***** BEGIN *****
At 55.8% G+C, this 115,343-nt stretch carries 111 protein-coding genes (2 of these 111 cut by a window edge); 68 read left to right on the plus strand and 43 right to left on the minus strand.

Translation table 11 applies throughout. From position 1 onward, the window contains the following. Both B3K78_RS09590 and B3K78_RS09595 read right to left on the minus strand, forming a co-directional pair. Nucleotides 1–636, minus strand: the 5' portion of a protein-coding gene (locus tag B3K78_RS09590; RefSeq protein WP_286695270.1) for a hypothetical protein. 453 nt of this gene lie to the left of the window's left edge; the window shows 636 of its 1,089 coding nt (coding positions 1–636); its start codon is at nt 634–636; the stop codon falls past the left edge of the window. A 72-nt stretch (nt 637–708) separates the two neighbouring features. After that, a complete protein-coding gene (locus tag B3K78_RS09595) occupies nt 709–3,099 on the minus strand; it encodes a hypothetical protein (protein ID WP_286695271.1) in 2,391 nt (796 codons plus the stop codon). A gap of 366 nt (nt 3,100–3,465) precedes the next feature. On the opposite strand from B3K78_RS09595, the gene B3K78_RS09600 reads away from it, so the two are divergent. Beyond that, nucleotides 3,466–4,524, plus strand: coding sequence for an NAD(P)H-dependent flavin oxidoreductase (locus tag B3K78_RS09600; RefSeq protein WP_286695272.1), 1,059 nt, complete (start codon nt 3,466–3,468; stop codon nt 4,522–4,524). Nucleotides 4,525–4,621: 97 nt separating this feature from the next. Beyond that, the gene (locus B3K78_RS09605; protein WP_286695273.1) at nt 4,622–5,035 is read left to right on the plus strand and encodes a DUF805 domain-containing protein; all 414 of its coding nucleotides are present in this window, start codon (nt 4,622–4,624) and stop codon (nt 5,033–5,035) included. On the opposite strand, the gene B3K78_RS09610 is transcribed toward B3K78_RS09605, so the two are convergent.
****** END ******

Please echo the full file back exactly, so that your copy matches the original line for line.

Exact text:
At 55.8% G+C, this 115,343-nt stretch carries 111 protein-coding genes (2 of these 111 cut by a window edge); 68 read left to right on the plus strand and 43 right to left on the minus strand.

Translation table 11 applies throughout. From position 1 onward, the window contains the following. Both B3K78_RS09590 and B3K78_RS09595 read right to left on the minus strand, forming a co-directional pair. Nucleotides 1–636, minus strand: the 5' portion of a protein-coding gene (locus tag B3K78_RS09590; RefSeq protein WP_286695270.1) for a hypothetical protein. 453 nt of this gene lie to the left of the window's left edge; the window shows 636 of its 1,089 coding nt (coding positions 1–636); its start codon is at nt 634–636; the stop codon falls past the left edge of the window. A 72-nt stretch (nt 637–708) separates the two neighbouring features. After that, a complete protein-coding gene (locus tag B3K78_RS09595) occupies nt 709–3,099 on the minus strand; it encodes a hypothetical protein (protein ID WP_286695271.1) in 2,391 nt (796 codons plus the stop codon). A gap of 366 nt (nt 3,100–3,465) precedes the next feature. On the opposite strand from B3K78_RS09595, the gene B3K78_RS09600 reads away from it, so the two are divergent. Beyond that, nucleotides 3,466–4,524, plus strand: coding sequence for an NAD(P)H-dependent flavin oxidoreductase (locus tag B3K78_RS09600; RefSeq protein WP_286695272.1), 1,059 nt, complete (start codon nt 3,466–3,468; stop codon nt 4,522–4,524). Nucleotides 4,525–4,621: 97 nt separating this feature from the next. Beyond that, the gene (locus B3K78_RS09605; protein WP_286695273.1) at nt 4,622–5,035 is read left to right on the plus strand and encodes a DUF805 domain-containing protein; all 414 of its coding nucleotides are present in this window, start codon (nt 4,622–4,624) and stop codon (nt 5,033–5,035) included. On the opposite strand, the gene B3K78_RS09610 is transcribed toward B3K78_RS09605, so the two are convergent.